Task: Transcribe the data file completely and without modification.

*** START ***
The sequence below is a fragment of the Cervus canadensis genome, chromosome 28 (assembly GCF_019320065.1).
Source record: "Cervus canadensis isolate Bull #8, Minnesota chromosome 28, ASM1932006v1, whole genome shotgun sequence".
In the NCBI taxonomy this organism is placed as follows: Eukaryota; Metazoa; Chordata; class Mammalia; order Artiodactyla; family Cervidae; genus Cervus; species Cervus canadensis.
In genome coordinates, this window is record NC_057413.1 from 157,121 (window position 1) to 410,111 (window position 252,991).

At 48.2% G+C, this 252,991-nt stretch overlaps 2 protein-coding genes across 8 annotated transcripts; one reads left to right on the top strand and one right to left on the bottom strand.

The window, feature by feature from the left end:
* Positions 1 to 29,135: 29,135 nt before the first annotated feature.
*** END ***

The sequence below is a fragment of the Cervus canadensis genome, chromosome 28 (assembly GCF_019320065.1).
Source record: "Cervus canadensis isolate Bull #8, Minnesota chromosome 28, ASM1932006v1, whole genome shotgun sequence".
In the NCBI taxonomy this organism is placed as follows: Eukaryota; Metazoa; Chordata; class Mammalia; order Artiodactyla; family Cervidae; genus Cervus; species Cervus canadensis.
In genome coordinates, this window is record NC_057413.1 from 157,121 (window position 1) to 410,111 (window position 252,991).

At 48.2% G+C, this 252,991-nt stretch overlaps 2 protein-coding genes across 8 annotated transcripts; one reads left to right on the top strand and one right to left on the bottom strand.

The window, feature by feature from the left end:
* Positions 1 to 29,135: 29,135 nt before the first annotated feature.